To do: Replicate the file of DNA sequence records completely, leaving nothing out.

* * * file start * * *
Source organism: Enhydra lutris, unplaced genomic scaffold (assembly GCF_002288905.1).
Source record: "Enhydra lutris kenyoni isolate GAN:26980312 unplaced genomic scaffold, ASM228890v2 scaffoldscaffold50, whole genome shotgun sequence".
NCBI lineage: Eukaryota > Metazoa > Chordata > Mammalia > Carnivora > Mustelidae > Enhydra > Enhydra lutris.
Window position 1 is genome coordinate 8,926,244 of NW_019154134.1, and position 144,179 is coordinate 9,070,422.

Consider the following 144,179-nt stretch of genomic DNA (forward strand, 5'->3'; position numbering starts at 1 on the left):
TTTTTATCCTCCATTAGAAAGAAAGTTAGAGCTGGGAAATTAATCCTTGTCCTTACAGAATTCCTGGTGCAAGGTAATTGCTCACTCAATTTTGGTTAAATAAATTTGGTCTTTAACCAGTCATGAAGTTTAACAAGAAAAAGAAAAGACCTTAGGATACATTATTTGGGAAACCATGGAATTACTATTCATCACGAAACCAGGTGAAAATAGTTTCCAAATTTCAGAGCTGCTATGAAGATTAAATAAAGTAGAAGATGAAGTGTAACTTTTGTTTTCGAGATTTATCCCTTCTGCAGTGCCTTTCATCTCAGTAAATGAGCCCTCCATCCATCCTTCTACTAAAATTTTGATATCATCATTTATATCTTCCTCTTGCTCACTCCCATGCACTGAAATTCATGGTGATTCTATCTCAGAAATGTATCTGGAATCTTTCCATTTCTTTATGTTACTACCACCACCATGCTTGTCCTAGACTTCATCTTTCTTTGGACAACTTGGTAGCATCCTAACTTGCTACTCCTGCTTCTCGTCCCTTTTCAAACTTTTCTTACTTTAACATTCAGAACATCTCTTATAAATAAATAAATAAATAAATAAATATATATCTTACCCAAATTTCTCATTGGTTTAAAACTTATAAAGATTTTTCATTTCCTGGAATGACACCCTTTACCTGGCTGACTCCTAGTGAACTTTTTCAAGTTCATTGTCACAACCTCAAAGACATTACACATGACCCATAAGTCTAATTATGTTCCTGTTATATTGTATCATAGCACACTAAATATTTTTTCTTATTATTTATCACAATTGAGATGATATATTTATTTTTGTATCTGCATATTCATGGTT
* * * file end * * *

Source organism: Enhydra lutris, unplaced genomic scaffold (assembly GCF_002288905.1).
Source record: "Enhydra lutris kenyoni isolate GAN:26980312 unplaced genomic scaffold, ASM228890v2 scaffoldscaffold50, whole genome shotgun sequence".
NCBI lineage: Eukaryota > Metazoa > Chordata > Mammalia > Carnivora > Mustelidae > Enhydra > Enhydra lutris.
Window position 1 is genome coordinate 8,926,244 of NW_019154134.1, and position 144,179 is coordinate 9,070,422.

Consider the following 144,179-nt stretch of genomic DNA (forward strand, 5'->3'; position numbering starts at 1 on the left):
TTTTTATCCTCCATTAGAAAGAAAGTTAGAGCTGGGAAATTAATCCTTGTCCTTACAGAATTCCTGGTGCAAGGTAATTGCTCACTCAATTTTGGTTAAATAAATTTGGTCTTTAACCAGTCATGAAGTTTAACAAGAAAAAGAAAAGACCTTAGGATACATTATTTGGGAAACCATGGAATTACTATTCATCACGAAACCAGGTGAAAATAGTTTCCAAATTTCAGAGCTGCTATGAAGATTAAATAAAGTAGAAGATGAAGTGTAACTTTTGTTTTCGAGATTTATCCCTTCTGCAGTGCCTTTCATCTCAGTAAATGAGCCCTCCATCCATCCTTCTACTAAAATTTTGATATCATCATTTATATCTTCCTCTTGCTCACTCCCATGCACTGAAATTCATGGTGATTCTATCTCAGAAATGTATCTGGAATCTTTCCATTTCTTTATGTTACTACCACCACCATGCTTGTCCTAGACTTCATCTTTCTTTGGACAACTTGGTAGCATCCTAACTTGCTACTCCTGCTTCTCGTCCCTTTTCAAACTTTTCTTACTTTAACATTCAGAACATCTCTTATAAATAAATAAATAAATAAATAAATATATATCTTACCCAAATTTCTCATTGGTTTAAAACTTATAAAGATTTTTCATTTCCTGGAATGACACCCTTTACCTGGCTGACTCCTAGTGAACTTTTTCAAGTTCATTGTCACAACCTCAAAGACATTACACATGACCCATAAGTCTAATTATGTTCCTGTTATATTGTATCATAGCACACTAAATATTTTTTCTTATTATTTATCACAATTGAGATGATATATTTATTTTTGTATCTGCATATTCATGGTT